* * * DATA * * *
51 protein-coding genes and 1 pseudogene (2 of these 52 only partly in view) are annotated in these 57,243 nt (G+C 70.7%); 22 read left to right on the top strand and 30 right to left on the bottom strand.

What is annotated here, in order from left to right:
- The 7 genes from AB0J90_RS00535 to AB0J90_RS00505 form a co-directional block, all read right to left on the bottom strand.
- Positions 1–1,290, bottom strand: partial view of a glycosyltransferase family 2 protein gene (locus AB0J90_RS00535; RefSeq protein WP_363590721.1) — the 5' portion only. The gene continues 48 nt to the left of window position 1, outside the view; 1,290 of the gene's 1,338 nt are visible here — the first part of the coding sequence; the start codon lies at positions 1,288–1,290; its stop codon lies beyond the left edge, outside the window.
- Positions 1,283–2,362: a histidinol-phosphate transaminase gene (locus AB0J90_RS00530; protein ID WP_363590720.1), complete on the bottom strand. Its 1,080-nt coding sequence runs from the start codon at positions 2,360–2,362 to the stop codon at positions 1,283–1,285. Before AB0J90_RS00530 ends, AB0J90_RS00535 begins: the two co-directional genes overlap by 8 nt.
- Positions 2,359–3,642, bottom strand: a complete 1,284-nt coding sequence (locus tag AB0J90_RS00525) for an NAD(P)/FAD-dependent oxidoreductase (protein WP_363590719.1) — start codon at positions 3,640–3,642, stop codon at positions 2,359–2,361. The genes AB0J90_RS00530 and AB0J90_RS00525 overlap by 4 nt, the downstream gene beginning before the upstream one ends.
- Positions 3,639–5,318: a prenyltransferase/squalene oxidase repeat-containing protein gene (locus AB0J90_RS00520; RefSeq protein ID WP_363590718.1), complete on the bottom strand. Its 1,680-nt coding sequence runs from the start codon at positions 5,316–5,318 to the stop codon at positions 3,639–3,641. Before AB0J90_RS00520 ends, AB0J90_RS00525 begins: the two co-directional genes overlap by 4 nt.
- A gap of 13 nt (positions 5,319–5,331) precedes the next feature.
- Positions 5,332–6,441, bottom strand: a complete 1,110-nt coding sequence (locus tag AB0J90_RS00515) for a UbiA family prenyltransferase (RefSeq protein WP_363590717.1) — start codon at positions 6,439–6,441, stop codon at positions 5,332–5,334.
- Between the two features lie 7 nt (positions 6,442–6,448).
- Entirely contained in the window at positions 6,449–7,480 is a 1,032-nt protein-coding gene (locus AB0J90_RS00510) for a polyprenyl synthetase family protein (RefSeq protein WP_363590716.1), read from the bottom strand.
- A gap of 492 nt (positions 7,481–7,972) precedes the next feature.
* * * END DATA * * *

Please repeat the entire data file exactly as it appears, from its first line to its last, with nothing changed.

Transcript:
51 protein-coding genes and 1 pseudogene (2 of these 52 only partly in view) are annotated in these 57,243 nt (G+C 70.7%); 22 read left to right on the top strand and 30 right to left on the bottom strand.

What is annotated here, in order from left to right:
- The 7 genes from AB0J90_RS00535 to AB0J90_RS00505 form a co-directional block, all read right to left on the bottom strand.
- Positions 1–1,290, bottom strand: partial view of a glycosyltransferase family 2 protein gene (locus AB0J90_RS00535; RefSeq protein WP_363590721.1) — the 5' portion only. The gene continues 48 nt to the left of window position 1, outside the view; 1,290 of the gene's 1,338 nt are visible here — the first part of the coding sequence; the start codon lies at positions 1,288–1,290; its stop codon lies beyond the left edge, outside the window.
- Positions 1,283–2,362: a histidinol-phosphate transaminase gene (locus AB0J90_RS00530; protein ID WP_363590720.1), complete on the bottom strand. Its 1,080-nt coding sequence runs from the start codon at positions 2,360–2,362 to the stop codon at positions 1,283–1,285. Before AB0J90_RS00530 ends, AB0J90_RS00535 begins: the two co-directional genes overlap by 8 nt.
- Positions 2,359–3,642, bottom strand: a complete 1,284-nt coding sequence (locus tag AB0J90_RS00525) for an NAD(P)/FAD-dependent oxidoreductase (protein WP_363590719.1) — start codon at positions 3,640–3,642, stop codon at positions 2,359–2,361. The genes AB0J90_RS00530 and AB0J90_RS00525 overlap by 4 nt, the downstream gene beginning before the upstream one ends.
- Positions 3,639–5,318: a prenyltransferase/squalene oxidase repeat-containing protein gene (locus AB0J90_RS00520; RefSeq protein ID WP_363590718.1), complete on the bottom strand. Its 1,680-nt coding sequence runs from the start codon at positions 5,316–5,318 to the stop codon at positions 3,639–3,641. Before AB0J90_RS00520 ends, AB0J90_RS00525 begins: the two co-directional genes overlap by 4 nt.
- A gap of 13 nt (positions 5,319–5,331) precedes the next feature.
- Positions 5,332–6,441, bottom strand: a complete 1,110-nt coding sequence (locus tag AB0J90_RS00515) for a UbiA family prenyltransferase (RefSeq protein WP_363590717.1) — start codon at positions 6,439–6,441, stop codon at positions 5,332–5,334.
- Between the two features lie 7 nt (positions 6,442–6,448).
- Entirely contained in the window at positions 6,449–7,480 is a 1,032-nt protein-coding gene (locus AB0J90_RS00510) for a polyprenyl synthetase family protein (RefSeq protein WP_363590716.1), read from the bottom strand.
- A gap of 492 nt (positions 7,481–7,972) precedes the next feature.